Dr Tuuli Lähdesmäki
Dr Tuuli Lähdesmäki (MAs in Art History and Art Education; PhD in Art History; DSocSc in Sociology) is Adjunct Professor and Academy of Finland Research Fellow at the Department of Music, Art and Culture Studies, University of Jyväskylä, Finland. Lähdesmäki currently leads a research project ‘Legitimation of European Cultural Heritage and the Dynamics of Identity Politics in the EU’ (EUROHERIT), funded by the European Research Council. She is the Co-PI in the University of Jyväskylä research profiling area ‘Crises Redefined: Historical Continuity and Societal Change’ (CRISES). Lähdesmäki’s interdisciplinary research focuses on reception studies; meaning-making processes in contemporary culture; identity and heritage policies and politics; and cultural aspects of the EU’s European project. She will bring this expertise to DIALLS, specifically to the analysis of policy documentation (WP2 and WP7) and cultural artefacts created by young people (WP7). Lähdesmäki’s track record includes over 100 publications. She has edited several volumes and special issues related to her area of expertise. In 2015, Lähdesmäki was awarded with the Academy of Finland Award for Scientific Courage.
Dr Aino-Kaisa Koistinen
Aino-Kaisa Koistinen (PhD, Contemporary culture studies) is a postdoctoral researcher at the University of Jyväskylä. She defended her thesis on the re-imaginations of humanity in science fiction television in 2015 (University of Jyväskylä). Koistinen’s expertise lies in feminist media and cultural studies, posthumanism, speculative fiction and crime fiction, transmediality, affect, and representational analysis. She has worked in projects such as TRANSMEDIA LITERACY: Exploiting transmedia skills and informal learning strategies to improve formal education (H2020), Uses of Fantasy – The World Hobbit Project in Finland (Finnish Cultural Foundation), and Abusive Sexuality and Sexual Violence in Contemporary Culture (Kone foundation). Koistinen is active in many national and international networks. She is currently the Chair of Finnish Society for Science Fiction and Fantasy Research (FINFAR), and an editor-in-chief of Fafnir – Nordic Journal of Science Fiction and Fantasy Research (2016–2018). She is also one of the coordinators of the international Monster Network that studies monsters and monstrosity in cultural practices. Moreover, Koistinen is part of the international Game of Thrones research project dealing with the reception of the popular television series.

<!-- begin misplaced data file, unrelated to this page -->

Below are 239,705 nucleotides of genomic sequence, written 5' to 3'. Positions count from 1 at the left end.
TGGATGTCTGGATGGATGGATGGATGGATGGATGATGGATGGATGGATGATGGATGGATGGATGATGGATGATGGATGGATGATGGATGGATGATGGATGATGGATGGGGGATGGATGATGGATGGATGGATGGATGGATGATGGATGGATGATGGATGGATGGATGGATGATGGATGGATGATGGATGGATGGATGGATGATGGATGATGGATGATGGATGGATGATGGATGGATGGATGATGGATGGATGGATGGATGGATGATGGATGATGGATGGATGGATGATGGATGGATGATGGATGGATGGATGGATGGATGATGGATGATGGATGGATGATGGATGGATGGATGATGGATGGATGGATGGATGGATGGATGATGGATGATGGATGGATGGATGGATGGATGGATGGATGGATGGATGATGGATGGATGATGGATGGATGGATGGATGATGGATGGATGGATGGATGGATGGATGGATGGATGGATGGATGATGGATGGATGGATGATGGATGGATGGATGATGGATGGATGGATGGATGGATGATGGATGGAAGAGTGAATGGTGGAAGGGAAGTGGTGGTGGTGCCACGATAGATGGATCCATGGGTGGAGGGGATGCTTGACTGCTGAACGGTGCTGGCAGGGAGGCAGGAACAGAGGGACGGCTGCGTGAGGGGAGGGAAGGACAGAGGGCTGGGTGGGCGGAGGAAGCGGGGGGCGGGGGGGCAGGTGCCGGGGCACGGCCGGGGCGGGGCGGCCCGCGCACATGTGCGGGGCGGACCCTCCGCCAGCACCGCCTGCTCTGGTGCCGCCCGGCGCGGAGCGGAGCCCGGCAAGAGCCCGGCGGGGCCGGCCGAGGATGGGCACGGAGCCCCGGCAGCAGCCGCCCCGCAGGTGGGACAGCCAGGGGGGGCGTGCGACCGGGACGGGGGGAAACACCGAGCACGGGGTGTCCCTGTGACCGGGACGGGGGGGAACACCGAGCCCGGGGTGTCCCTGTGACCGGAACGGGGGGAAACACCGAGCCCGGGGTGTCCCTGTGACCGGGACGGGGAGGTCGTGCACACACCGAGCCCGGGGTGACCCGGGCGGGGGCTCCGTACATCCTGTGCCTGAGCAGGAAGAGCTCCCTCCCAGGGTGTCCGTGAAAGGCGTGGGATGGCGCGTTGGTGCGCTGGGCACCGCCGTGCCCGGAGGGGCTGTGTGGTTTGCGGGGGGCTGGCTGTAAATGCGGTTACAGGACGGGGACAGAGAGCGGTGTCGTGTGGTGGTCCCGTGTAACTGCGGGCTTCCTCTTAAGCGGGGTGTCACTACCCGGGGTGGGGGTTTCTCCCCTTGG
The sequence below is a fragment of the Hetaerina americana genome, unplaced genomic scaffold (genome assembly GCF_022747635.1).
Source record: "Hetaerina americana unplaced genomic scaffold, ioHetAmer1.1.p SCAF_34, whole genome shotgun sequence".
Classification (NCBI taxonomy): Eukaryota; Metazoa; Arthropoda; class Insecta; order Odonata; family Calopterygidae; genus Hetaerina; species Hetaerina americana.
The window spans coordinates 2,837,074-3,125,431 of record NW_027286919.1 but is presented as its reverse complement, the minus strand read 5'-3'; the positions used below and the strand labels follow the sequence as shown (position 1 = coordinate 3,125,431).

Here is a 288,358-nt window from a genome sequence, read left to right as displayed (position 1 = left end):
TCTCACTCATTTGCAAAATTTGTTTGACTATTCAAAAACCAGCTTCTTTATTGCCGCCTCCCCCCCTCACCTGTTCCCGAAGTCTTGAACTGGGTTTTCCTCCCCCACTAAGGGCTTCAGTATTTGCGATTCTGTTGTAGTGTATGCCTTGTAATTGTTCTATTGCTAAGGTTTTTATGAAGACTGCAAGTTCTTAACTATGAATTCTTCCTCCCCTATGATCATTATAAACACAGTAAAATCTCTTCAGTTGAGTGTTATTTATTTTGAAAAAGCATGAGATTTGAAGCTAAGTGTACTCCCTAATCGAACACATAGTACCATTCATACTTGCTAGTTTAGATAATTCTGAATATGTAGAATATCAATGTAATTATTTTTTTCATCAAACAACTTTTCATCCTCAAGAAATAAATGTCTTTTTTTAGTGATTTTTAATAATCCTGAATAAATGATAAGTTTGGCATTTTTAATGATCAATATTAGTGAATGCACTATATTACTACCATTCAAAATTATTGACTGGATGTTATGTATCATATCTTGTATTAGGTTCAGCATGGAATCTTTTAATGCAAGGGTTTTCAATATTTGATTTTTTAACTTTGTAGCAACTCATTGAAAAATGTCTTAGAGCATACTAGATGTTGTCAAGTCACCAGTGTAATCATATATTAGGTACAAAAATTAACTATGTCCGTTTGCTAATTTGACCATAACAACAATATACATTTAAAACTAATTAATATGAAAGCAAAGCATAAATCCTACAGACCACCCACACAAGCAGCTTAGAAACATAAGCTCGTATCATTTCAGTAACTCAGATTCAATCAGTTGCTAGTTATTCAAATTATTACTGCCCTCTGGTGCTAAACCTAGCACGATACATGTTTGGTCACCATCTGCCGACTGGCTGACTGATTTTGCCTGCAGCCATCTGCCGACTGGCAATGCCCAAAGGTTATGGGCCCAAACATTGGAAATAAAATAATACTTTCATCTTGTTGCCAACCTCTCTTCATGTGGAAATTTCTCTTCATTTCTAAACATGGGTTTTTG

Dr Katja Mäkinen
Dr Katja Mäkinen (MAs in Political Science and Art Education; DSocSc in Political Science) is a Post-doctoral Researcher at the MACS, JYU, Finland, in Lähdesmäki´s ERC project EUROHERIT. Her previous projects include ‘Politics of Participation and Democratic Legitimation in the European Union’ (Kone Foundation) and ‘Muddy Waters – Democracy and Governance in a Multilateral State’ (Academy of Finland). Previously she has worked as a junior lecturer in political science and a senior lecturer in cultural policy at the University of Jyväskylä. Mäkinen specializes in citizenship; citizens’ participation and identities; cultural heritage; spatiality and territoriality, democracy and power questions related to citizenship and culture; EU’s participatory governance; ethnography; EU programs on citizenship and culture; policy documents; and language, concepts, conceptual changes and histories, and this experience will be an asset to the DIALLS project. Mäkinen was the governor of the Standing Group on Citizenship in the European Consortium for Political Research (2016-2017) and a Visiting Fellow at the European University Institute in Florence, Italy (2018). She is a co-editor of Shaping Citizenship - A Political Concept in Theory, Debate and Practice
Dr Susanne C. Ylönen
Susanne C. Ylönen holds a PhD in Art Education and is currently a post-doctoral researcher at the Department of Music, Art and Culture Studies, University of Jyväskylä. Her doctoral dissertation The Fighting Crab Monster (2016, in Finnish) explored the field of child cultural horror and delineated how different aesthetic choices such as aesthetic sublimation (fear and awe inspiring renditions), aestheticization (beautifying approaches) and aesthetic sublation (disgust inducing, possibly humorously degrading interpretations) are used within discourses such as risk speech, cute talk, psychologization and peer cultural meaning making in order to achieve particular performative aims from spreading horror to containing and ridiculing it. Currently she works on the subject of aesthetic sublation as a form of pop cultural meaning making, tracing convergences of, for example, disgust and cuteness in diverse case studies from Hodor doorstops to zombie picturebooks and violent clowns. Her research is funded by the Finnish Cultural Foundation.